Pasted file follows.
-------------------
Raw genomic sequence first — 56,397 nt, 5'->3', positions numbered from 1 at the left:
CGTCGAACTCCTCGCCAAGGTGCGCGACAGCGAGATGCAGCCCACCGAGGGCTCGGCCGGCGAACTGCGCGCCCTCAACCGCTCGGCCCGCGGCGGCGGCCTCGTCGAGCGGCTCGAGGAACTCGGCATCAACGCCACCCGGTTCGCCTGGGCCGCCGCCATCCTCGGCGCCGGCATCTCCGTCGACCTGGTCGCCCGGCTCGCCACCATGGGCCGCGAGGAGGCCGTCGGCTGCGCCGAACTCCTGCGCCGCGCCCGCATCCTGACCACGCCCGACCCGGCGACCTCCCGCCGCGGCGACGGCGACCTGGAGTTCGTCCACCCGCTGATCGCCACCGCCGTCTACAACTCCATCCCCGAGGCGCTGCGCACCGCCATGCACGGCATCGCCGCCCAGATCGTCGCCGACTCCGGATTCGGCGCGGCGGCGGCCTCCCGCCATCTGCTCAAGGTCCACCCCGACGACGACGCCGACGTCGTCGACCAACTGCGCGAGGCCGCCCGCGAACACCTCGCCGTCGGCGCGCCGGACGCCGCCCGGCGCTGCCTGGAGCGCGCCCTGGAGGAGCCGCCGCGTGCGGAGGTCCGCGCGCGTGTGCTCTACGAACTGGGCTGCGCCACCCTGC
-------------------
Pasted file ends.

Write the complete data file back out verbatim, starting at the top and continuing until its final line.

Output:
Raw genomic sequence first — 56,397 nt, 5'->3', positions numbered from 1 at the left:
CGTCGAACTCCTCGCCAAGGTGCGCGACAGCGAGATGCAGCCCACCGAGGGCTCGGCCGGCGAACTGCGCGCCCTCAACCGCTCGGCCCGCGGCGGCGGCCTCGTCGAGCGGCTCGAGGAACTCGGCATCAACGCCACCCGGTTCGCCTGGGCCGCCGCCATCCTCGGCGCCGGCATCTCCGTCGACCTGGTCGCCCGGCTCGCCACCATGGGCCGCGAGGAGGCCGTCGGCTGCGCCGAACTCCTGCGCCGCGCCCGCATCCTGACCACGCCCGACCCGGCGACCTCCCGCCGCGGCGACGGCGACCTGGAGTTCGTCCACCCGCTGATCGCCACCGCCGTCTACAACTCCATCCCCGAGGCGCTGCGCACCGCCATGCACGGCATCGCCGCCCAGATCGTCGCCGACTCCGGATTCGGCGCGGCGGCGGCCTCCCGCCATCTGCTCAAGGTCCACCCCGACGACGACGCCGACGTCGTCGACCAACTGCGCGAGGCCGCCCGCGAACACCTCGCCGTCGGCGCGCCGGACGCCGCCCGGCGCTGCCTGGAGCGCGCCCTGGAGGAGCCGCCGCGTGCGGAGGTCCGCGCGCGTGTGCTCTACGAACTGGGCTGCGCCACCCTGC